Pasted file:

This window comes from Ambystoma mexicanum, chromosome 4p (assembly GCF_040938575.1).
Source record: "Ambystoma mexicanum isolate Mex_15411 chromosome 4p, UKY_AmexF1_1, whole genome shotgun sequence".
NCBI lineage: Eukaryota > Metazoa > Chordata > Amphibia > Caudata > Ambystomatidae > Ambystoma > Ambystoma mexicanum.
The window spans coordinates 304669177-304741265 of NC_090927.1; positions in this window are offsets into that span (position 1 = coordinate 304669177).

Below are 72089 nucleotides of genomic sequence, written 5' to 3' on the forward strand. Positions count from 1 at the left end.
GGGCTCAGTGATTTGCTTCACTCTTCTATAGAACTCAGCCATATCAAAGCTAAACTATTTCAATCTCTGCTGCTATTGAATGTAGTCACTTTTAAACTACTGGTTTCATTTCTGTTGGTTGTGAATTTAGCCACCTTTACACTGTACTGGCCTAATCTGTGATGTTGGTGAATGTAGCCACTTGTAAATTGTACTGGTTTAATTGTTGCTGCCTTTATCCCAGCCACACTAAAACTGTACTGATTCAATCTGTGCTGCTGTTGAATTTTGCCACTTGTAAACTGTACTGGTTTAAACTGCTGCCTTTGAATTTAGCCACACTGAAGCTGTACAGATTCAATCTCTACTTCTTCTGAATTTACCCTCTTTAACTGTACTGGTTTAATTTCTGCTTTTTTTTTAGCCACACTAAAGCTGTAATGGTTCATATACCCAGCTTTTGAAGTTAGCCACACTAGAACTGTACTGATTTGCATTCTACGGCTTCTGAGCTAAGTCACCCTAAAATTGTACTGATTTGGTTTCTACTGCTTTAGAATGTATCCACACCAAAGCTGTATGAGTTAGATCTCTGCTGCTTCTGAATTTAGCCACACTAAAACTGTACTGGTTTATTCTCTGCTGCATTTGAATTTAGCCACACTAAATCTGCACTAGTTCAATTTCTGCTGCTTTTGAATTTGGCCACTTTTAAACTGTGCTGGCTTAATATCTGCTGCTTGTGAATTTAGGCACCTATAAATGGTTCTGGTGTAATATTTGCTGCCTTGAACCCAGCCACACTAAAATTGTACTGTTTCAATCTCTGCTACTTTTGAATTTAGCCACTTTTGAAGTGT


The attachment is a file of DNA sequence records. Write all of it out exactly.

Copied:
This window comes from Ambystoma mexicanum, chromosome 4p (assembly GCF_040938575.1).
Source record: "Ambystoma mexicanum isolate Mex_15411 chromosome 4p, UKY_AmexF1_1, whole genome shotgun sequence".
NCBI lineage: Eukaryota > Metazoa > Chordata > Amphibia > Caudata > Ambystomatidae > Ambystoma > Ambystoma mexicanum.
The window spans coordinates 304669177-304741265 of NC_090927.1; positions in this window are offsets into that span (position 1 = coordinate 304669177).

Below are 72089 nucleotides of genomic sequence, written 5' to 3' on the forward strand. Positions count from 1 at the left end.
GGGCTCAGTGATTTGCTTCACTCTTCTATAGAACTCAGCCATATCAAAGCTAAACTATTTCAATCTCTGCTGCTATTGAATGTAGTCACTTTTAAACTACTGGTTTCATTTCTGTTGGTTGTGAATTTAGCCACCTTTACACTGTACTGGCCTAATCTGTGATGTTGGTGAATGTAGCCACTTGTAAATTGTACTGGTTTAATTGTTGCTGCCTTTATCCCAGCCACACTAAAACTGTACTGATTCAATCTGTGCTGCTGTTGAATTTTGCCACTTGTAAACTGTACTGGTTTAAACTGCTGCCTTTGAATTTAGCCACACTGAAGCTGTACAGATTCAATCTCTACTTCTTCTGAATTTACCCTCTTTAACTGTACTGGTTTAATTTCTGCTTTTTTTTTAGCCACACTAAAGCTGTAATGGTTCATATACCCAGCTTTTGAAGTTAGCCACACTAGAACTGTACTGATTTGCATTCTACGGCTTCTGAGCTAAGTCACCCTAAAATTGTACTGATTTGGTTTCTACTGCTTTAGAATGTATCCACACCAAAGCTGTATGAGTTAGATCTCTGCTGCTTCTGAATTTAGCCACACTAAAACTGTACTGGTTTATTCTCTGCTGCATTTGAATTTAGCCACACTAAATCTGCACTAGTTCAATTTCTGCTGCTTTTGAATTTGGCCACTTTTAAACTGTGCTGGCTTAATATCTGCTGCTTGTGAATTTAGGCACCTATAAATGGTTCTGGTGTAATATTTGCTGCCTTGAACCCAGCCACACTAAAATTGTACTGTTTCAATCTCTGCTACTTTTGAATTTAGCCACTTTTGAAGTGT